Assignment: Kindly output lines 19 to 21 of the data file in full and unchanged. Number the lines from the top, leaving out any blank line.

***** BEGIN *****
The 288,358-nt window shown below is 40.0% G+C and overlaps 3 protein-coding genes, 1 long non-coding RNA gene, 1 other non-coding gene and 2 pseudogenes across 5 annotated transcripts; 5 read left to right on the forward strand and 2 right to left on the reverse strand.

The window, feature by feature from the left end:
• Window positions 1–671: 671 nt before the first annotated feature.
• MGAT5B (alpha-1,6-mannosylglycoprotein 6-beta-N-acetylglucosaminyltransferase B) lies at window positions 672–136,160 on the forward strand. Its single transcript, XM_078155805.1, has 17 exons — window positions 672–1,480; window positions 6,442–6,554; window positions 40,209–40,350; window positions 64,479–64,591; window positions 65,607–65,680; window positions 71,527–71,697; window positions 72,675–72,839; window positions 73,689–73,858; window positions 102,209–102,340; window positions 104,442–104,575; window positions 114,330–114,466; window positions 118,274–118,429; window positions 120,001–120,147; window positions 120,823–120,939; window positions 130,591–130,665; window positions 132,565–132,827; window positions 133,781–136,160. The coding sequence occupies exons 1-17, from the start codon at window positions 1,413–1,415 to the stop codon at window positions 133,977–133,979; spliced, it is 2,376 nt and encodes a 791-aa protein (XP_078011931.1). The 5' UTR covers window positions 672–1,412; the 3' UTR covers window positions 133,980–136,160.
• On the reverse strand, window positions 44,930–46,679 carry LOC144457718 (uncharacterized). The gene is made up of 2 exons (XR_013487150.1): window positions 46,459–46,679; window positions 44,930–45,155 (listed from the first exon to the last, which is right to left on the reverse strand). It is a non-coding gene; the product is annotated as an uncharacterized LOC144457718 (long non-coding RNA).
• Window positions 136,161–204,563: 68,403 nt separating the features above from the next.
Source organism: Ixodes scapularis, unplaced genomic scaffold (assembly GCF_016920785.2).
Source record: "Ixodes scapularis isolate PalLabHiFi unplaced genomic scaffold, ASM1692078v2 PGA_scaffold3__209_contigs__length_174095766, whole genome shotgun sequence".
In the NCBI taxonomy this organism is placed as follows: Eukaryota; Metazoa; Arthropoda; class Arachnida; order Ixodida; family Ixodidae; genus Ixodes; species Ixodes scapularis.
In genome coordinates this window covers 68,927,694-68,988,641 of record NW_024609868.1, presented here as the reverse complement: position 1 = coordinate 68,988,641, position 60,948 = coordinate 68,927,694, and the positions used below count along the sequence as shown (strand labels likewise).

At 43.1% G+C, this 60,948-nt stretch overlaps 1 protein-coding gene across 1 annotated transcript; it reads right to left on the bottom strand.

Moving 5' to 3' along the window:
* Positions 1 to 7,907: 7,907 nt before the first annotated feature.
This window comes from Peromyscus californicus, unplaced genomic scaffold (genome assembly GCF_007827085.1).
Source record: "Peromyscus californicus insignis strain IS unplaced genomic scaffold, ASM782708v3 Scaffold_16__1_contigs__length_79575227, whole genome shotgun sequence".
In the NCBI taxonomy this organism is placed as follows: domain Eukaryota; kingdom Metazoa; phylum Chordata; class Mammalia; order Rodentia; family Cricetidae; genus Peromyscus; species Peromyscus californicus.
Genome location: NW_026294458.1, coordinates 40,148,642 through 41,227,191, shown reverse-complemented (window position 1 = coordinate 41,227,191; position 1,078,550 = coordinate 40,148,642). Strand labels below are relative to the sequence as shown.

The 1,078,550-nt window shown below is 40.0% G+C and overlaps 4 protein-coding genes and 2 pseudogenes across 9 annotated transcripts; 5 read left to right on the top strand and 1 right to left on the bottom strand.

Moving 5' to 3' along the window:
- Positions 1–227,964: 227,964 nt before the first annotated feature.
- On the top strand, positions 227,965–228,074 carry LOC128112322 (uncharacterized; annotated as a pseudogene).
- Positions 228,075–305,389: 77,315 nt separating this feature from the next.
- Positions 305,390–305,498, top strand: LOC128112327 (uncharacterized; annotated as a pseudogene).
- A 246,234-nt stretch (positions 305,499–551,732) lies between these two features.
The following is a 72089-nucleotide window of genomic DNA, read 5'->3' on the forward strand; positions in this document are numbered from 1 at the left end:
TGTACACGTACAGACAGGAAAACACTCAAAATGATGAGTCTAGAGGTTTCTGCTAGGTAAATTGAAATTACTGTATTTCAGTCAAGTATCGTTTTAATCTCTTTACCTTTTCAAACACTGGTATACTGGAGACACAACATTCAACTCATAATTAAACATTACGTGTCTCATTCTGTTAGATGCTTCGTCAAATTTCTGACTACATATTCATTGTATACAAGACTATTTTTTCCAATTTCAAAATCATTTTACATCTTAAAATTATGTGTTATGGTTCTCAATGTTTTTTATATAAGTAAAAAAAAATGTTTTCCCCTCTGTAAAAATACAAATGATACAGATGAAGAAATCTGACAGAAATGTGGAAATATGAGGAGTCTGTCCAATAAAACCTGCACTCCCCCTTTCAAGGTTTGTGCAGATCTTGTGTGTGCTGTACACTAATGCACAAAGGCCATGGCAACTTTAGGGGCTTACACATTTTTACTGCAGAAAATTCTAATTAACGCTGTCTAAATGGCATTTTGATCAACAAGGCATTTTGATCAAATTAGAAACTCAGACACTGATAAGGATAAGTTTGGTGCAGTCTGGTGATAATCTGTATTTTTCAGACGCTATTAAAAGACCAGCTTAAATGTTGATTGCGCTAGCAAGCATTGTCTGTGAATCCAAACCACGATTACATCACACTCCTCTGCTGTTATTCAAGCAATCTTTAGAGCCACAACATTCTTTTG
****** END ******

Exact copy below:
Moving 5' to 3' along the window:
- Positions 1–227,964: 227,964 nt before the first annotated feature.
- On the top strand, positions 227,965–228,074 carry LOC128112322 (uncharacterized; annotated as a pseudogene).